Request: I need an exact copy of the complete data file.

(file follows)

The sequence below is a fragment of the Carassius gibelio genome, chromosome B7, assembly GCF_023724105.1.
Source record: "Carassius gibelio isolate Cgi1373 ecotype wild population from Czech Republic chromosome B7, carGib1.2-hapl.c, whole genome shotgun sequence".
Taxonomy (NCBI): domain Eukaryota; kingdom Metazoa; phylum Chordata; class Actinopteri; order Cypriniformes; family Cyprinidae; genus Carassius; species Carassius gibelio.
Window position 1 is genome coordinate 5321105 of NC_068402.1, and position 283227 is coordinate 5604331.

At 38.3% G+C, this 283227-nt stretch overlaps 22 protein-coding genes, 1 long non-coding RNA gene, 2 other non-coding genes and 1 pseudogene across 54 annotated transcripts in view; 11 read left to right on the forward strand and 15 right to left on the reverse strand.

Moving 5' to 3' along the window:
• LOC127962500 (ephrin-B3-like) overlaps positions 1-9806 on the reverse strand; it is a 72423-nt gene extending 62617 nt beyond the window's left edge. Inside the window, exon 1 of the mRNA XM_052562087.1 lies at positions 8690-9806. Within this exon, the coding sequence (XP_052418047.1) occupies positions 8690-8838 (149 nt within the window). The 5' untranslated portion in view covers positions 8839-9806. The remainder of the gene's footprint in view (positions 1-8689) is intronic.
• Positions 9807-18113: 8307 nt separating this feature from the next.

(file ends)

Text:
The sequence below is a fragment of the Carassius gibelio genome, chromosome B7, assembly GCF_023724105.1.
Source record: "Carassius gibelio isolate Cgi1373 ecotype wild population from Czech Republic chromosome B7, carGib1.2-hapl.c, whole genome shotgun sequence".
Taxonomy (NCBI): domain Eukaryota; kingdom Metazoa; phylum Chordata; class Actinopteri; order Cypriniformes; family Cyprinidae; genus Carassius; species Carassius gibelio.
Window position 1 is genome coordinate 5321105 of NC_068402.1, and position 283227 is coordinate 5604331.

At 38.3% G+C, this 283227-nt stretch overlaps 22 protein-coding genes, 1 long non-coding RNA gene, 2 other non-coding genes and 1 pseudogene across 54 annotated transcripts in view; 11 read left to right on the forward strand and 15 right to left on the reverse strand.

Moving 5' to 3' along the window:
• LOC127962500 (ephrin-B3-like) overlaps positions 1-9806 on the reverse strand; it is a 72423-nt gene extending 62617 nt beyond the window's left edge. Inside the window, exon 1 of the mRNA XM_052562087.1 lies at positions 8690-9806. Within this exon, the coding sequence (XP_052418047.1) occupies positions 8690-8838 (149 nt within the window). The 5' untranslated portion in view covers positions 8839-9806. The remainder of the gene's footprint in view (positions 1-8689) is intronic.
• Positions 9807-18113: 8307 nt separating this feature from the next.